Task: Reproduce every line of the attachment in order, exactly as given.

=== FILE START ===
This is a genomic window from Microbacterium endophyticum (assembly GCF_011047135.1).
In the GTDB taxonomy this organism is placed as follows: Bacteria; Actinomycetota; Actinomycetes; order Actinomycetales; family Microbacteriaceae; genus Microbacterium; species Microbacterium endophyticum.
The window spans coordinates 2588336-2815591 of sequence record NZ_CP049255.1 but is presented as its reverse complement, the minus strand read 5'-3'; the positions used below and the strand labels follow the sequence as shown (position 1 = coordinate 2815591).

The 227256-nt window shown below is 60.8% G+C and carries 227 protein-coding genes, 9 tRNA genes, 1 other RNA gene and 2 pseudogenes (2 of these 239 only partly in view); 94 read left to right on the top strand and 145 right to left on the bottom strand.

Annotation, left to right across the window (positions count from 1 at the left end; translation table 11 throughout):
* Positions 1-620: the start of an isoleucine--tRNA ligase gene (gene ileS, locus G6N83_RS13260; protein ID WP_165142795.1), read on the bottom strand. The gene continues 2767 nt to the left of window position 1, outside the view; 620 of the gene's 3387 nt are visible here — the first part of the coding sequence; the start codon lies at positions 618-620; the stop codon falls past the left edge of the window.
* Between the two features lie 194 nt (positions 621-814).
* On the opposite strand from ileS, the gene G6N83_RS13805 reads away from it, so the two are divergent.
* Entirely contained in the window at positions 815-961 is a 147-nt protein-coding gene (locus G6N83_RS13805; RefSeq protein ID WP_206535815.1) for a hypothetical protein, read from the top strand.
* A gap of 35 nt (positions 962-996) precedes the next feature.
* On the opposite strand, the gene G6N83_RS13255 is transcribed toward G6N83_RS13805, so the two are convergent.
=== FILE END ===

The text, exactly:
This is a genomic window from Microbacterium endophyticum (assembly GCF_011047135.1).
In the GTDB taxonomy this organism is placed as follows: Bacteria; Actinomycetota; Actinomycetes; order Actinomycetales; family Microbacteriaceae; genus Microbacterium; species Microbacterium endophyticum.
The window spans coordinates 2588336-2815591 of sequence record NZ_CP049255.1 but is presented as its reverse complement, the minus strand read 5'-3'; the positions used below and the strand labels follow the sequence as shown (position 1 = coordinate 2815591).

The 227256-nt window shown below is 60.8% G+C and carries 227 protein-coding genes, 9 tRNA genes, 1 other RNA gene and 2 pseudogenes (2 of these 239 only partly in view); 94 read left to right on the top strand and 145 right to left on the bottom strand.

Annotation, left to right across the window (positions count from 1 at the left end; translation table 11 throughout):
* Positions 1-620: the start of an isoleucine--tRNA ligase gene (gene ileS, locus G6N83_RS13260; protein ID WP_165142795.1), read on the bottom strand. The gene continues 2767 nt to the left of window position 1, outside the view; 620 of the gene's 3387 nt are visible here — the first part of the coding sequence; the start codon lies at positions 618-620; the stop codon falls past the left edge of the window.
* Between the two features lie 194 nt (positions 621-814).
* On the opposite strand from ileS, the gene G6N83_RS13805 reads away from it, so the two are divergent.
* Entirely contained in the window at positions 815-961 is a 147-nt protein-coding gene (locus G6N83_RS13805; RefSeq protein ID WP_206535815.1) for a hypothetical protein, read from the top strand.
* A gap of 35 nt (positions 962-996) precedes the next feature.
* On the opposite strand, the gene G6N83_RS13255 is transcribed toward G6N83_RS13805, so the two are convergent.